HBO’s miniseries that retells the story of the 1986 Chernobyl nuclear power plant disaster has quickly become one of the best TV series of the year so far, in addition to ranking as IMDB’s top-rated show — surpassing the usual suspects like Game of Thrones, Breaking Bad and The Sopranos. The show, which offers a deep and probing look at corrupt and flawed power structures in a way that’s even bigger than the story of Chernobyl itself, has also been described as HBO’s all-time best miniseries.
You can argue different reasons for why all these things are the case. Maybe it’s the disintegration of decorum — and the perceived abandonment of shared, objective truth — in the modern political arena. Whatever the reason, though, HBO’s Chernobyl is also so popular that it’s having unintended side effects.
This is 2019, so of course we’re referring to the fact that the region around the power plant is becoming an increasingly popular backdrop for (sigh) Instagrammers who presumably want to spice up their feed.
The 1986 incident remains the worst and most catastrophic such accidental nuclear plant explosion in the world. Perhaps not surprisingly, the events depicted in the series are fueling curiosity to the plant so much that many people want to go check it out for themselves — and, as we said, snap pictures of themselves doing so.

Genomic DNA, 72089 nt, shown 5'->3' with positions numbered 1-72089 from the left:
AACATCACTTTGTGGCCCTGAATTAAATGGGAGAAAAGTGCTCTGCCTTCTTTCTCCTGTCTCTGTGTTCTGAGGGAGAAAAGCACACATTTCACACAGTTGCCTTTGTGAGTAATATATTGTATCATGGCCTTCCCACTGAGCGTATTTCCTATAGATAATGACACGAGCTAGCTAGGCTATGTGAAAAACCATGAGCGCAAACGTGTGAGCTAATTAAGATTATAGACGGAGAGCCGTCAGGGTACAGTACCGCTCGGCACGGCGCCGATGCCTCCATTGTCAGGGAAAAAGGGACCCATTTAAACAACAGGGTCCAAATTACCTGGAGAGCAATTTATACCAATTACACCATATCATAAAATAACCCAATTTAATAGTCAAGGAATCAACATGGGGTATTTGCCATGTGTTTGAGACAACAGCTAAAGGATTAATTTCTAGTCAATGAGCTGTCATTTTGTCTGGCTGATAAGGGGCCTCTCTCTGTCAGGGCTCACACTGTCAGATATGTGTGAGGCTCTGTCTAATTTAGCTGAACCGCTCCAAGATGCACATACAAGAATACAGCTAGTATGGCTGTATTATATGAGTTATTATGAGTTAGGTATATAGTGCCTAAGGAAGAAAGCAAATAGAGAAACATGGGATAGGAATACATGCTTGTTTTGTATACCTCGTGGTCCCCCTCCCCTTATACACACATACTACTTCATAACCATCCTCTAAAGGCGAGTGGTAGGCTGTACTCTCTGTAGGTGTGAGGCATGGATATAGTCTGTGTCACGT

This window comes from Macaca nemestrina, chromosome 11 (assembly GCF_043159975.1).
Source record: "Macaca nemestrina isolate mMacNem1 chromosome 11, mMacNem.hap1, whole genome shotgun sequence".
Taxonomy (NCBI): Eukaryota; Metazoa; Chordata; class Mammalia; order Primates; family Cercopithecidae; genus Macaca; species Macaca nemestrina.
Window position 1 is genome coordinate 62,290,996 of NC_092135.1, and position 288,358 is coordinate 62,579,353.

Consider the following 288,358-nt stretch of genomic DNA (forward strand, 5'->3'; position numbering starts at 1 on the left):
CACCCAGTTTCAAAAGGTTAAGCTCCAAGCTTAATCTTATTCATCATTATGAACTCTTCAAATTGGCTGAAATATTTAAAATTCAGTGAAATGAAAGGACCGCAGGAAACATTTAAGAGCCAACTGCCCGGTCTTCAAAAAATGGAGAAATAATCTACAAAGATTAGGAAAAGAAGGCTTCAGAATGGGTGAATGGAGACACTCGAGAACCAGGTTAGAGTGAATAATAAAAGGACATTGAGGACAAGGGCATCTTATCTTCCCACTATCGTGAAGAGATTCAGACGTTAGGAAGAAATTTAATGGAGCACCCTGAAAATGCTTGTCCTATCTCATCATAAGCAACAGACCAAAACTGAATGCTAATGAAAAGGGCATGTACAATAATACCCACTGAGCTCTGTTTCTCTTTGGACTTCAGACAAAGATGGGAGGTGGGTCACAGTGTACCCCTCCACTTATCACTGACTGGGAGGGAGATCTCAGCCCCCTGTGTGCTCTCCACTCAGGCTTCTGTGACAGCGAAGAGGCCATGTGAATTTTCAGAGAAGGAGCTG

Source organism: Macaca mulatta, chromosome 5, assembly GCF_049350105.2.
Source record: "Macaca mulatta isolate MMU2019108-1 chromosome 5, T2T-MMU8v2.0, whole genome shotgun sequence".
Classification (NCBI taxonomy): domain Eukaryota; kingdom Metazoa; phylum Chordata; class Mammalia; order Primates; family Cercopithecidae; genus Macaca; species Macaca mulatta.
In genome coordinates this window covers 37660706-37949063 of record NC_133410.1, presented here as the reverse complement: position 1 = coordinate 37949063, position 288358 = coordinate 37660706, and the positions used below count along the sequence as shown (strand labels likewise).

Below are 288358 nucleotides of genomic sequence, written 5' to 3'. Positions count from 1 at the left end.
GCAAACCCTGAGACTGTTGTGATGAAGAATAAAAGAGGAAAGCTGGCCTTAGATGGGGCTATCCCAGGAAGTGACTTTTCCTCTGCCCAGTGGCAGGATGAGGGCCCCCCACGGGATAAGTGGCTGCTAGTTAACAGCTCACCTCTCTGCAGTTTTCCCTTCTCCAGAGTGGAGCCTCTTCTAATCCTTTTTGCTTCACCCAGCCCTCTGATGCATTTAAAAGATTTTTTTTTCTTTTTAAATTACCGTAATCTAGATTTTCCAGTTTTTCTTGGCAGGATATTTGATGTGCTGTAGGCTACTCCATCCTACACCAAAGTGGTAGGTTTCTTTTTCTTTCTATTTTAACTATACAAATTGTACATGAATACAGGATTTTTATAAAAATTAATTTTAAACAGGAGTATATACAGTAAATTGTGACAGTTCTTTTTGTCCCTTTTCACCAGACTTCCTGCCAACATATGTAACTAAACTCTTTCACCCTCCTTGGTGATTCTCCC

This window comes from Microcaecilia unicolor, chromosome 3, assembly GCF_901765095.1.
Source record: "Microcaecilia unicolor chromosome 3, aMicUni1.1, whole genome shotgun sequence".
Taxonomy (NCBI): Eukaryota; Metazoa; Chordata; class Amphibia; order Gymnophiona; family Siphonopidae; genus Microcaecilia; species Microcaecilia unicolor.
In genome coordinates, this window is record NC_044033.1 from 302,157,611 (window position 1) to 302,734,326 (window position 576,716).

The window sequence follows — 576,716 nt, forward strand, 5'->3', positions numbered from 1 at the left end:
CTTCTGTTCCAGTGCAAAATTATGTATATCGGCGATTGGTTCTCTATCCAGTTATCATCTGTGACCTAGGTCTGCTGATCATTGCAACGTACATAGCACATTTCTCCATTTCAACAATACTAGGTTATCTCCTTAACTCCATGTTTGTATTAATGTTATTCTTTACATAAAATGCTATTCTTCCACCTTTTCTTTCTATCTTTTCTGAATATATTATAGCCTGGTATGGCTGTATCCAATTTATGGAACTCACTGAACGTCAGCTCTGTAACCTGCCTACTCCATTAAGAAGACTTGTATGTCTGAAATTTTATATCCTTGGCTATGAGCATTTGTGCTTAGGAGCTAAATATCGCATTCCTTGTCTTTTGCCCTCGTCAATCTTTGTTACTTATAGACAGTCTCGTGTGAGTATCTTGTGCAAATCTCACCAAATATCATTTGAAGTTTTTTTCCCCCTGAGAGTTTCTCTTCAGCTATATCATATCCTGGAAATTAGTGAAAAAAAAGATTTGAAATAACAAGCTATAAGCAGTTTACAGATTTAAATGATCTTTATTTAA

One tour agency in the Chernobyl area, SoloEast, told Reuters it’s seen a 40% spike in business since the HBO show started airing in May. Reuters goes on to note that the area around the decommissioned nuclear plant today feels like a “post-apocalyptic wasteland” — with stray dogs roaming and abandoned, trash-strewn buildings.
Pripyat, once home to tens of thousands of people and mostly plant workers, is a ghost town today. One that’s increasingly seeing an influx of curious shutterbugs.